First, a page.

Fintry's main road and campground are accessible off of the aptly named Westside Road, which winds its way along the western shore of Okanagan Lake. Westside connects with BC-97, also known as the Okanagan Highway, in two locations: near Vernon, at the northern end of the lake, and near Kelowna, at the middle of the lake. Westside, which is paved and well-maintained, is relatively flat and does not have any challenging turns or switchbacks. Reaching Fintry, then, should be a breeze even for those driving larger rigs or trailers.

If you're looking to resupply, there are several small stores along the western coast of the lake. Two cities are also nearby; Kelowna is about a forty-minute drive to the south, while Vernon is about a forty-five minute drive to the north.

Parking

All camping spots at Fintry are back-in, and if you are driving a very large rig, some may require some patience to maneuver into. Even very large rigs can be accommodated, however, as some sites are over 90 feet in length. Additional parking is available at the manor house, the boat launch, and at several points where the walking trail intersect's the park's main road.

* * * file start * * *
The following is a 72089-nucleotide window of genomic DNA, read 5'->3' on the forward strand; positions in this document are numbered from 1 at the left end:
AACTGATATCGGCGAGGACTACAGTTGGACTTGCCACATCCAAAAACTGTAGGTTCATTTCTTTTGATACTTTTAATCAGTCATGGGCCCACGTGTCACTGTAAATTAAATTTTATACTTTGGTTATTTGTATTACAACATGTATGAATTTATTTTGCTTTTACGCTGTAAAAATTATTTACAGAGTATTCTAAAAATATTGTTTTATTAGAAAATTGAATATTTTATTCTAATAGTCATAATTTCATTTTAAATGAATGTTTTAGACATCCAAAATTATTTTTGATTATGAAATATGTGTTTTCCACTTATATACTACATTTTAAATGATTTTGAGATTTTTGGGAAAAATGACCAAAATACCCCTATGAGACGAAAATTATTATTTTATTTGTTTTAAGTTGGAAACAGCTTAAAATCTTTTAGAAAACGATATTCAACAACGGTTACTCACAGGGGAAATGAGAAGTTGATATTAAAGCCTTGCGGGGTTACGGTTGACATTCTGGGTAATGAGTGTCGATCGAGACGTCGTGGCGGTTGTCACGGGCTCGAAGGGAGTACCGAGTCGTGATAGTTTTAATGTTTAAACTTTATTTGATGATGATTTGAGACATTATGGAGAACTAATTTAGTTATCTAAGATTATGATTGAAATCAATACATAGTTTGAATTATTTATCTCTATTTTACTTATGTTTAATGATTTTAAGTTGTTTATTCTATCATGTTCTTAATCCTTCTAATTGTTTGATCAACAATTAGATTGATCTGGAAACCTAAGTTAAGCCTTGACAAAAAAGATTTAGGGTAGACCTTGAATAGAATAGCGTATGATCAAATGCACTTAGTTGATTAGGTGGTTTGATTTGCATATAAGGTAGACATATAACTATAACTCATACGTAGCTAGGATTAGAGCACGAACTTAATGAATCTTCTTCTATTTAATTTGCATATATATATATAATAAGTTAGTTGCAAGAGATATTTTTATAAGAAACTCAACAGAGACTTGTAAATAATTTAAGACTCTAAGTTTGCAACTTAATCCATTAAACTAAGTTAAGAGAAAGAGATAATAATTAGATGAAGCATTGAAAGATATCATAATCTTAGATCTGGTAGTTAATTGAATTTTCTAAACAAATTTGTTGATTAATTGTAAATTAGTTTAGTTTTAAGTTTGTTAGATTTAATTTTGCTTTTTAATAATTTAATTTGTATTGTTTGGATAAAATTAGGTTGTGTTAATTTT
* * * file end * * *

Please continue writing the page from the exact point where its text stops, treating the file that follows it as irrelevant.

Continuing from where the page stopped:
Because of the campsite's central location, almost all of the park's amenities and recreation sites are within walking distance.

Public Transport

Campgrounds and parking in Fintry Provincial Park and Protected Area

Campsites in Fintry Provincial Park and Protected Area

Reservations camping

First-come first-served

Alternate camping

Fintry Campground

Fintry's large, scenic campground sports 101 sites, almost all of which are suitable for RVs and trailers (and many of which can accommodate even very large rigs). Sites are divided among three loops; one of these loops sits within a stand of lofty pines, while the other two are in more open, bucolic areas, though some individual sites do have smaller aspens and birches on their margins. There is also a group camping area with three reservable pods - the largest of these can accommodate up to sixty campers. All sites are just a stone's throw from the park's sandy beach along Okanagan Lake.